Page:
Summary: The RomanEmperor from 14-37 CE, according to Azrael’s Commentary, Caesar
Tiberius became intrigued with Yeshua after hearing accounts that he had healed the
sick and raise the dead. Tiberius sent Julius Atticus (Y:29:61-62) to verify the
miracles and send reports and drawings of Yeshua back to Rome. Tiberius intended
to honor Yeshua in his temple. When he learned that Pilate was looking for Yeshua
on grounds of insurrection, Tiberius sent command to have Yeshua brought into his
protective custody, but Yeshua was killed before Pilate received the message.
Roman Emperor from 14-37 CE. Later in his life, Tiberius lived on the island of Capri,
in a large palatial villa overlooking the Mediterranean Sea. As Tiberius grew old,
his fear of sickness and death caused him to send spies throughout the empire in
the hope that they might find that one special person who might prove a god in mortal
disguise; for it was Caesar’s intent to honor such a person in exchange for immortality
The reason for this attitude was simple: the Roman state promoted the belief that
the Emperor of Rome was a God worthy of worship by all Romans. Yet Caesar did not
feel like a god, and privately he scoffed at the idea. After all, Caesar could get
sick just like anyone else. And as he aged, he suffered from the effects of aging.
But as an aging man, Caesar really wanted to be a god; he loved the power and wealth
and prestige that came from being the Emperor of the most powerful empire in the
world. And Caesar did not want to surrender this power because of death. So anxious
did Tiberius become, that he built a special temple on his estate where the gods
of all nations would be honored; for he did not want to offend any god who might
be able to help him in achieving an immortality of his own. When Tiberius heard from
one of his agents about Yeshua and the miracles he performed in healing the sick
and raising the dead, Caesar sent Julius Atticus to verify the report (Yeshua 29:61-62).
One reason for sending Julius Atticus was his artistic ability. Several months after
Atticus arrived in Jerusalem, Caesar Tiberius received from him a hand drawn portrait
of Yeshua. Tiberius took this picture and had a sculptor make a marble bust of Yeshua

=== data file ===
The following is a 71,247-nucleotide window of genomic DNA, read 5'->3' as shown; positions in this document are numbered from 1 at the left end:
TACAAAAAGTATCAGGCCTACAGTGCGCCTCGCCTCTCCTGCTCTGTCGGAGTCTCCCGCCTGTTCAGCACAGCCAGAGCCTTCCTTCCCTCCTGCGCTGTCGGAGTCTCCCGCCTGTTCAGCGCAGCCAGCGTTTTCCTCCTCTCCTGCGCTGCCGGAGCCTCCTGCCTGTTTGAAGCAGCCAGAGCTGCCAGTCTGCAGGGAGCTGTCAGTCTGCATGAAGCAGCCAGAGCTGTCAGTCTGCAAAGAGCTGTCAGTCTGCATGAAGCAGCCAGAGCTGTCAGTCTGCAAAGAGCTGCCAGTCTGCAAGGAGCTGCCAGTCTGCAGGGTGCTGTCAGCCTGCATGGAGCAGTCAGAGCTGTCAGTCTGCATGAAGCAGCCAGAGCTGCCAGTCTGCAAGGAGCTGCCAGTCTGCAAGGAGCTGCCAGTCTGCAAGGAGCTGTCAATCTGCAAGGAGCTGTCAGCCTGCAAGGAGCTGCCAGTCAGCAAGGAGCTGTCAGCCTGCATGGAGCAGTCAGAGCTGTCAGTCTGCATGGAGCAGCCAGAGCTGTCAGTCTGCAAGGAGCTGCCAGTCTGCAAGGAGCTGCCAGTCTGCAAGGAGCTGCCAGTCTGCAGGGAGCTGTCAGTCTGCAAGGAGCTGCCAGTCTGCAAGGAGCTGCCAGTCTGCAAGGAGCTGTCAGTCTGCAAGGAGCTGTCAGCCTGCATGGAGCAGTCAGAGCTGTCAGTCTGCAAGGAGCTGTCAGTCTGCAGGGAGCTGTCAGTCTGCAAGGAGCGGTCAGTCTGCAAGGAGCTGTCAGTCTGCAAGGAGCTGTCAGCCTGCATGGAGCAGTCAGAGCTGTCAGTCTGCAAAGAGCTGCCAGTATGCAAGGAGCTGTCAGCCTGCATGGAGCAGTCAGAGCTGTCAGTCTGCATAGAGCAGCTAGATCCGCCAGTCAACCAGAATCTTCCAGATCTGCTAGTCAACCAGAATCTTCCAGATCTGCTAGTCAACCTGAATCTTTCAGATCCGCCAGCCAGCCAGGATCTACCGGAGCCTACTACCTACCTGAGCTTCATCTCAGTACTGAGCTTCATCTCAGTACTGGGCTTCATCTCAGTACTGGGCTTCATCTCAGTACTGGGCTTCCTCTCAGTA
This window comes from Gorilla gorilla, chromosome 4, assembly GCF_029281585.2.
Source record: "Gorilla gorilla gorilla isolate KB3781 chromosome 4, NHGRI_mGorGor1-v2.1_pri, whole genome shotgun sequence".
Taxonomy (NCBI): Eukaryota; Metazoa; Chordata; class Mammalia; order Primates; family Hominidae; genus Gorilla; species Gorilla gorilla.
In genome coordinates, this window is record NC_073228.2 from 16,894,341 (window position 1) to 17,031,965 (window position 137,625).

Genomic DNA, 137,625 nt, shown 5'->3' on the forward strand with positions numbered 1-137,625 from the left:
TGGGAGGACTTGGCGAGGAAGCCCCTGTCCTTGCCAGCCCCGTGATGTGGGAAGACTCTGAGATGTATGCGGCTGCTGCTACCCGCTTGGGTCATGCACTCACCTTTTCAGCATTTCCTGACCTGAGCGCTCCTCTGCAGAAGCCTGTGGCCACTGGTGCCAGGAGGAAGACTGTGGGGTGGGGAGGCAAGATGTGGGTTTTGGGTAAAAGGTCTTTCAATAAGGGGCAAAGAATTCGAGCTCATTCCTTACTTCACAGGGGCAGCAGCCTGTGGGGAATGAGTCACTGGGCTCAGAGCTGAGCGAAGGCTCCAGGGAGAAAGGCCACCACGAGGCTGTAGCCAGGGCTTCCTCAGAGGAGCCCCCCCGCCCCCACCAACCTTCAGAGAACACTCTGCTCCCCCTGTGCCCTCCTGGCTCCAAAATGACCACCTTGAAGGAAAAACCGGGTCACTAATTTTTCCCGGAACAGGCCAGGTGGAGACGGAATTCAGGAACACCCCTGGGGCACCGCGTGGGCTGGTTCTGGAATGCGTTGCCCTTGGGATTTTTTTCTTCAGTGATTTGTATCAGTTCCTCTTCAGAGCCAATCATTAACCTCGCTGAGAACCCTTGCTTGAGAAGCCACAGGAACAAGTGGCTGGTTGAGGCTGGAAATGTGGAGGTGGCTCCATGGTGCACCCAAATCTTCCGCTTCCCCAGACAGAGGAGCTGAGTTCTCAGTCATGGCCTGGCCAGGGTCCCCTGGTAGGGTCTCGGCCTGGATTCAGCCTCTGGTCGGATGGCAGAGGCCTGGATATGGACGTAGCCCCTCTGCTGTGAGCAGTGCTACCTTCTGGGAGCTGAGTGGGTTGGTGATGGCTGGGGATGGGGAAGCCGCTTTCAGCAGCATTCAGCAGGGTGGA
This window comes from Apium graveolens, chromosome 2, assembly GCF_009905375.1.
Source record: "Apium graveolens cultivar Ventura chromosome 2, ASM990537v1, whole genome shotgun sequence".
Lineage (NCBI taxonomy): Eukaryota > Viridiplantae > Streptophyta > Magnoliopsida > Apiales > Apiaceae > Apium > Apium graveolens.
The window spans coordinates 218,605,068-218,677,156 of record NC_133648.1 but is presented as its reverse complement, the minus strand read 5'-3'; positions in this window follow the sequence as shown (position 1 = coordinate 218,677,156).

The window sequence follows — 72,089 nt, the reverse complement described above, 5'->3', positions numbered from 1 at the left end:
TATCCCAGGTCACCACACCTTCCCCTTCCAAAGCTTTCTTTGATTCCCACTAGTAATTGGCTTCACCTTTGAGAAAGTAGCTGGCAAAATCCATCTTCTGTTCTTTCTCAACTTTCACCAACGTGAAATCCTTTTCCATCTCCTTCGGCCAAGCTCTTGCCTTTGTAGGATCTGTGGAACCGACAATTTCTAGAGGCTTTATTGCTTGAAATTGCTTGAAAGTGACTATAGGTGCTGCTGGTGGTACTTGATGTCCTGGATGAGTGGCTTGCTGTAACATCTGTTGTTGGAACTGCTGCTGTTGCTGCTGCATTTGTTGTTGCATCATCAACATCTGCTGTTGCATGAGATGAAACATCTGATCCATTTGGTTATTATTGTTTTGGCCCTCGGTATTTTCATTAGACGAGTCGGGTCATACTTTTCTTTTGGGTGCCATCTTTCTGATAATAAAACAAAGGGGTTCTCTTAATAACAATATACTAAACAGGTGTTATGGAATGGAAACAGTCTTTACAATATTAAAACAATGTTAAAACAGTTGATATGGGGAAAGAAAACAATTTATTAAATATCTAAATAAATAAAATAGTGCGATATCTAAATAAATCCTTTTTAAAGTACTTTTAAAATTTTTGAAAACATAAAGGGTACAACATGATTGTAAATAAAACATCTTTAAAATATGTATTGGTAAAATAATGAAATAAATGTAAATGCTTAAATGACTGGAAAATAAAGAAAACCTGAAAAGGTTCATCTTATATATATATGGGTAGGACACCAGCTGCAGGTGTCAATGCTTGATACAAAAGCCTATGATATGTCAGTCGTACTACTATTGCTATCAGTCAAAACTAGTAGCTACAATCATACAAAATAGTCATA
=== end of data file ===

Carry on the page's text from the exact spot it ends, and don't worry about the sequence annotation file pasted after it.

to put in his temple. It was Caesar’s intention to honor this Galilean who could
heal the sick and raise the dead.
Every month Tiberius received a full account of the sayings and doings of Yeshua.
When he heard of Pilate’s own surveillance of Yeshua on suspicion of insurrection
(Yeshua 10:83), Tiberius sent orders to have Yeshua taken into the Emperor’s personal
custody. However, due to the slowness of travel and communication, Yeshua was dead
by the time Caesar’s order was placed into the hands of Pontius Pilate. When rumors
began to spread that Yeshua had risen from the dead, Tiberius sent hundreds of agents
into Israel to find him. But all their efforts proved unsuccessful. Caesar Tiberius
was murdered in his bed by his nephew Caligula in 37 CE.
And the soldiers, having received from John the baptism of repentance, asked of him,
saying: “What thing shall we do, seeing that we, while yet soldiers unto Caesar,
would draw nigh unto God?”
But Herod would not kill the prophet, for he had regard for him. And seeing this,
the scribes and Pharisees spoke to him privily, saying:
“O king, be wise and reject not our counsel; for except you kill this John, we shall
be made insecure.
Come now and take heart, for it is a small thing to kill a man, or to make sacrifice
for the good of the nation.”
When Herod heard these things, he relented and sent word that John should be killed.
For the power of Rome did he fear greatly, neither would he have Caesar think him
weak and of no effect.
But Philip was without any child to succeed him and he oftentimes grew weak of heart
because of fever, and many feared for him lest he die and Herod Antipas lay claim
before Caesar against all the land.
Tell us, therefore, what say you of taxes which the Romans impose? Is it just to
give tribute unto Caesar, or not?”
But Yeshua, perceiving the trickery of their hearts, spoke, saying: “You hypocrites,
for what just cause would you entangle me? Show me the tribute money.”
And they gave unto the Lord a silver denarius. And the Lord showing it unto the people,
“Whose image and inscription do you see?” They answered, “Caesar’s.”
Then said the Lord unto them, “Give unto Caesar the things which are Caesar’s, and
give unto God the things which are God’s.”
Now when the Zealots heard this they seethed with indignation against the Lord, for
he commanded that all men should pay tribute unto Caesar.
Now there was among the people a certain Roman, a tribune which was come from Rome
making inquiry concerning Yeshua of Nazareth.
And all which the Lord spoke did the Roman observe closely, and with great care did
he write all which he heard, that he might send word unto Caesar regarding him.